Wednesday, June 28, 2017

Clare Harkess wins Wildlife Artist of the Year 2017

Yesterday I attended the Private View for the David Shepherd Wildlife Foundations’ (DSWF) 2017 Wildlife Artist of the YearThis post covers:
  • who won which award
  • general impressions of the exhibition - plus images.
  • events on Saturday
I was at the PV early so I could see the exhibition before the hordes of wildlife artists and enthusiasts arrived - it's a very busy PV! I collected my press pack when I arrived; this included the stick of images and the announcement of the winners - but I couldn't access it! I then went around the exhibition before everybody else arrived trying to work out who might have won.....

I left before the prize-giving (steroid injection worn off + rain = everything hurts!) which is why I was ecstatic - not to mention cock-a-hoop- this morning to see that I guessed right (again!) as to which artwork won the top award.  Those who met me last night will know I was saying how much I liked it!

Regular readers of this blog will recall that I'm apt to be a bit OTT when I identify the pic which wins top prize in advance of the formal announcement. For me it always feels like my "eye" for a good picture has been validated yet again - and that's always a nice feeling!

Wildlife Artist of the Year 2017 (£10,000) - Clare Harkess

Walrus of Magdalene Fjord I by Clare Harkess
Winner of:
Wildlife Artist of the Year 2017 
The Artist Magazine, editors choice award

Claire Harkess has won the £10,000 prize as Wildlife Artist of the Year 2017. She also won the The Artist Magazine, editors choice award. so you can look forward to an article about how she paints in a future edition. (the £10,000 prize is sponsored by Mr & Mrs Covey)

Clare won with Walrus of Magdalene Fjord I - a startingly simple but hugely effective watercolour painting of a walrus ( she has two in the show). The background appears plain but provides an impression of the way in which an iceberg looks like a mountain.  One also gets a strong sense of the isolation and the cold.

One of the reasons I thought it might win is because I don't ever recall seeing a painting of a walrus in this competition before. I also thought it was one of the most effective paintings of wildlife I've seen in some time.

Commenting on the winning piece the judges said:
“Despite the softness of the painting it captures the weight and character of the animal and a real sense of place.”
Clare's watercolour paintings of walruses are on the mezzanine wall next to the steps

Dr Sally Bulgin, Editor of The Artist Magazine said:
Watercolour is a very difficult medium to master but Claire Harkess has expressed the qualities beautifully with an economy of colour to create a very understated but powerful work. I love the creation of shapes in the lower part of the picture and the quality of the watercolour in drips and splashes; the deckle edges mean that you see the painting as an object in its own right. Claire has a love of her materials which shines through with exquisite draughtsmanship and quality – and a sense of humour in expression of the walrus. The artist has left the happy accidents and drips so that we enjoy the paint as much as the wildlife she’s depicting.

About Claire Harkess

  • Lives: grew up on the West Coast of Scotland; currently lives and works in Perth, Scotland.
  • Education: graduated from Glasgow School of Art in 1993
  • Works: Artist - Wildlife and the Natural World are predominant in her work. Artist-in-Residence at Edinburgh Zoo in 1998; has travelled extensively, gathering material for her paintings – Antarctica, The Gal├ípagos Islands, Australia, the Caribbean, St Kilda, Kenya and India.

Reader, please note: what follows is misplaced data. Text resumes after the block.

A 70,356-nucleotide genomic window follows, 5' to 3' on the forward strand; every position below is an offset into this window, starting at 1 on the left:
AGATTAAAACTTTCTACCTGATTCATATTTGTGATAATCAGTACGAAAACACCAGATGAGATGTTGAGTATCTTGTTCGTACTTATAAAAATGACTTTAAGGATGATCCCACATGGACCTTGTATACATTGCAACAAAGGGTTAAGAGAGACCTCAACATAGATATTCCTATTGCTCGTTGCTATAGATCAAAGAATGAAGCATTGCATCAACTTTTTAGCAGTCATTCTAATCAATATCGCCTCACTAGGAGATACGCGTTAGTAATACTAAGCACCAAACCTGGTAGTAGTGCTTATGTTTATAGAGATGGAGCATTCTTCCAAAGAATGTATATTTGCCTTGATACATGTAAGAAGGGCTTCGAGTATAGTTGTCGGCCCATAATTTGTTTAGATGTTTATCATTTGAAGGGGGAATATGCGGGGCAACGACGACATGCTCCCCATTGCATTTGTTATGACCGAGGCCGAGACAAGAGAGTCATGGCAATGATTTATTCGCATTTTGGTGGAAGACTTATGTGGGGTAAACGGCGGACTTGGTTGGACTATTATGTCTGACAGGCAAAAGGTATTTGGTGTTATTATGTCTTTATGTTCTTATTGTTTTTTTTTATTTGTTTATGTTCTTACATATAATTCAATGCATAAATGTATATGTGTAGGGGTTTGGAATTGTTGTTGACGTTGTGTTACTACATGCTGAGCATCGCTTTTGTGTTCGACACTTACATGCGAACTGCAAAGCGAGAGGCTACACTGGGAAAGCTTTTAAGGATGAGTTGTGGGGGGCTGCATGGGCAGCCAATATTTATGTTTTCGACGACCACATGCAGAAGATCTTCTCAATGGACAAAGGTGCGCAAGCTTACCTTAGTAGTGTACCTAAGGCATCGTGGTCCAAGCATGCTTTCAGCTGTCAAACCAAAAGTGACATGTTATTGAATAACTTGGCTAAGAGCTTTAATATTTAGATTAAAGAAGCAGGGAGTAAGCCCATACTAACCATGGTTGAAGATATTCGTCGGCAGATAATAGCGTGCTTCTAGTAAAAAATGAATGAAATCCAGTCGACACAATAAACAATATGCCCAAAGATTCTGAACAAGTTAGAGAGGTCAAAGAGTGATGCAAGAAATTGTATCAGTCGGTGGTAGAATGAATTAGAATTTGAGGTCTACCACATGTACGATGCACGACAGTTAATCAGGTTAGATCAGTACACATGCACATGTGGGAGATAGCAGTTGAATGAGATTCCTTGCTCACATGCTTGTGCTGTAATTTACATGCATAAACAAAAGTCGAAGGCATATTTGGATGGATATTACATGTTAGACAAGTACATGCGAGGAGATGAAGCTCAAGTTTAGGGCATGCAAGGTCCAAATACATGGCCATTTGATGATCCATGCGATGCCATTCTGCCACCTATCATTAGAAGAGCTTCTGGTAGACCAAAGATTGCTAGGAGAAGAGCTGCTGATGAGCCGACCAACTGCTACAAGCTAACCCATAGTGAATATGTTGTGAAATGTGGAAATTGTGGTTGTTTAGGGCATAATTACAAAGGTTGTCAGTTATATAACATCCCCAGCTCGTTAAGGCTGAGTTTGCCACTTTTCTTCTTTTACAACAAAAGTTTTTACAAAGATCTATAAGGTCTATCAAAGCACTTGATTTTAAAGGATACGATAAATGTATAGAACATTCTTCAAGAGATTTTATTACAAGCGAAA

• Exhibits: elected member of RSW (Royal Scottish Society of Painters in Watercolour); exhibits widely throughout the UK
  • Other competitions: In 2011 Claire was Overall Runner-up in WAY competition

Runner Up for WAY 2017 - Orangutan by David Cooke
£22,000.00 | Size: 110cm x 260cm 65cm | Edition of 6

Wildlife Artist of the Year - Runner up (£1,000)

David Cooke for his life size bronze of an Orangutan (see below). The judges said:
This striking piece dramatically captures the character of the species – it is full of pathos – depicting a species that is literally hanging on
  • Lives: studio at Meltham Mills in West Yorkshire 
  • Education: degree in 3D Design (1992), Leeds Metropolitan University 
  • Works: professional sculptor since 1992
  • Exhibits: Widely across the UK
I also had this marked down as a possible winner - partly because of its location but also because it's a very "look at me" piece!

Wildlife Artist of the Year - Category Winners

Celebrating its tenth anniversary in 2017, the Wildlife Artist of the Year competition brings together the world’s best wildlife artists exploring seven exciting categories. From Earth’s Beautiful Creatures to Urban Wildlife more than 130 original works challenge preconceptions of wildlife art.

All Category Winners win a cheque for £500

Category winner: Animal Behaviour - Peter Stewart

for a real understanding of animal behaviour and a sense of character.

Category Winner: Peter Stewart – Dazzle and Dust
The judges said:
we loved the atmospheric use of light and the beautiful composition.
  • Lives: Grew up and lives in South Africa and became interested in wildlife and the African bush from an early age
  • Education: Influenced by Kim Donaldson(personal friend and mentor), Paul Bosman, Dino Paravano, Shirley Greene and David Shepherd
  • Works: ?
  • Exhibits: ?
  • website:

Category winner: Earth’s Beautiful Creatures- Corinne Zollinger

beautifully executed original artworks but also imaginative interpretation, moving away from the purely photographic to compositions with great characterisation, showing imagination, originality and genuine creativity. 
Sponsored by Gary Hodges on behalf of Joan Morley.

Weathered by Corinne Zollinger£500.00 (SOLD)
Size: 36cm x 20cm x 15cm | Clay sculpture with a rust patina
The judges said:
This is a stunning little piece with a clever use of patina to convey atmosphere
I thought it was a very quiet but delightful piece. I am not in the least bit surprised it sold very fast. Again, this is an animal which we don't see often in this competition. I think there's a lesson there for those aspiring to get selected!
  • Lives: Switzerland
  • Education: self-taught artist
  • Works: currently working full-time as a zookeeper at Basel Zoo in Switzerland
  • Exhibits: 
  • Other competitions: 
Corinne Zollinger does not consider herself a professional artist yet, it has become more than a hobby over the years. It is Corinne’s way to see the world and all its marvellous and amazing creatures. She says: “with my subjects in front of me all the time, inspiration finds me on a daily basis”.

Category winner: Hidden World - Brooke Walker

– a celebration of remote and rarely observed or lesser known landscapes and species. Presented in memory of Derek Francis.